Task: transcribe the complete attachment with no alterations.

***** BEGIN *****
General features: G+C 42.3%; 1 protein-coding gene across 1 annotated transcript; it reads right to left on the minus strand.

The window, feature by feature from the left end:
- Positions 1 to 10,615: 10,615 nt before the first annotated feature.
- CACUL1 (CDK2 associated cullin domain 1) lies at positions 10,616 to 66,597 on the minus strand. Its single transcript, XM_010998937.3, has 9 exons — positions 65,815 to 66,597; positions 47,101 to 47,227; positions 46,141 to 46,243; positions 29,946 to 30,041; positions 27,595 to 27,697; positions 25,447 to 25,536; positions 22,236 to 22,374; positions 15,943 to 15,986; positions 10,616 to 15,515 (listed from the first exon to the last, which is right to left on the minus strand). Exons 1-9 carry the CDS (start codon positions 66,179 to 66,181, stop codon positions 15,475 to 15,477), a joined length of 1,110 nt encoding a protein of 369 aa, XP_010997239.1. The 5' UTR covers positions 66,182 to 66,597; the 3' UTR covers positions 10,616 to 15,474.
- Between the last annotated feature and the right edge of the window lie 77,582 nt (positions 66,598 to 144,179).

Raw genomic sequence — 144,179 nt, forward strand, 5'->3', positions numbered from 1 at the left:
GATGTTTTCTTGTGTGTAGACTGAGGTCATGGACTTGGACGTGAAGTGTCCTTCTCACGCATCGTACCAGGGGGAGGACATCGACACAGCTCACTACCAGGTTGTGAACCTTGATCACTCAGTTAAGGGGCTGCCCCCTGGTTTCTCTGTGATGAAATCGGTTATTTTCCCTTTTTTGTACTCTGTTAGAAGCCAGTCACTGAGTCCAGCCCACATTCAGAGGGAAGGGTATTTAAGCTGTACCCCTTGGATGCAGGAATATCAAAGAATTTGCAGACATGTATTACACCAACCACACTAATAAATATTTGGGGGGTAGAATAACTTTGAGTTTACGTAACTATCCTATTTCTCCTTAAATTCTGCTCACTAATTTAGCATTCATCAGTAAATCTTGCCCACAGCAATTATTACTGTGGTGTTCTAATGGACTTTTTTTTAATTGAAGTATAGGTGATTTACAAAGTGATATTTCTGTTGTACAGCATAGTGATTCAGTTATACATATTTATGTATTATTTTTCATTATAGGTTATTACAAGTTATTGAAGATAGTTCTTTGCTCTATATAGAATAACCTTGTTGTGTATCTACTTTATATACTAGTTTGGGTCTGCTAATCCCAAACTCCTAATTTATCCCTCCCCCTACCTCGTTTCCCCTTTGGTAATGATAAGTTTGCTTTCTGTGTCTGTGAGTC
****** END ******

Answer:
General features: G+C 42.3%; 1 protein-coding gene across 1 annotated transcript; it reads right to left on the minus strand.

The window, feature by feature from the left end:
- Positions 1 to 10,615: 10,615 nt before the first annotated feature.
- CACUL1 (CDK2 associated cullin domain 1) lies at positions 10,616 to 66,597 on the minus strand. Its single transcript, XM_010998937.3, has 9 exons — positions 65,815 to 66,597; positions 47,101 to 47,227; positions 46,141 to 46,243; positions 29,946 to 30,041; positions 27,595 to 27,697; positions 25,447 to 25,536; positions 22,236 to 22,374; positions 15,943 to 15,986; positions 10,616 to 15,515 (listed from the first exon to the last, which is right to left on the minus strand). Exons 1-9 carry the CDS (start codon positions 66,179 to 66,181, stop codon positions 15,475 to 15,477), a joined length of 1,110 nt encoding a protein of 369 aa, XP_010997239.1. The 5' UTR covers positions 66,182 to 66,597; the 3' UTR covers positions 10,616 to 15,474.
- Between the last annotated feature and the right edge of the window lie 77,582 nt (positions 66,598 to 144,179).

Raw genomic sequence — 144,179 nt, forward strand, 5'->3', positions numbered from 1 at the left:
GATGTTTTCTTGTGTGTAGACTGAGGTCATGGACTTGGACGTGAAGTGTCCTTCTCACGCATCGTACCAGGGGGAGGACATCGACACAGCTCACTACCAGGTTGTGAACCTTGATCACTCAGTTAAGGGGCTGCCCCCTGGTTTCTCTGTGATGAAATCGGTTATTTTCCCTTTTTTGTACTCTGTTAGAAGCCAGTCACTGAGTCCAGCCCACATTCAGAGGGAAGGGTATTTAAGCTGTACCCCTTGGATGCAGGAATATCAAAGAATTTGCAGACATGTATTACACCAACCACACTAATAAATATTTGGGGGGTAGAATAACTTTGAGTTTACGTAACTATCCTATTTCTCCTTAAATTCTGCTCACTAATTTAGCATTCATCAGTAAATCTTGCCCACAGCAATTATTACTGTGGTGTTCTAATGGACTTTTTTTTAATTGAAGTATAGGTGATTTACAAAGTGATATTTCTGTTGTACAGCATAGTGATTCAGTTATACATATTTATGTATTATTTTTCATTATAGGTTATTACAAGTTATTGAAGATAGTTCTTTGCTCTATATAGAATAACCTTGTTGTGTATCTACTTTATATACTAGTTTGGGTCTGCTAATCCCAAACTCCTAATTTATCCCTCCCCCTACCTCGTTTCCCCTTTGGTAATGATAAGTTTGCTTTCTGTGTCTGTGAGTC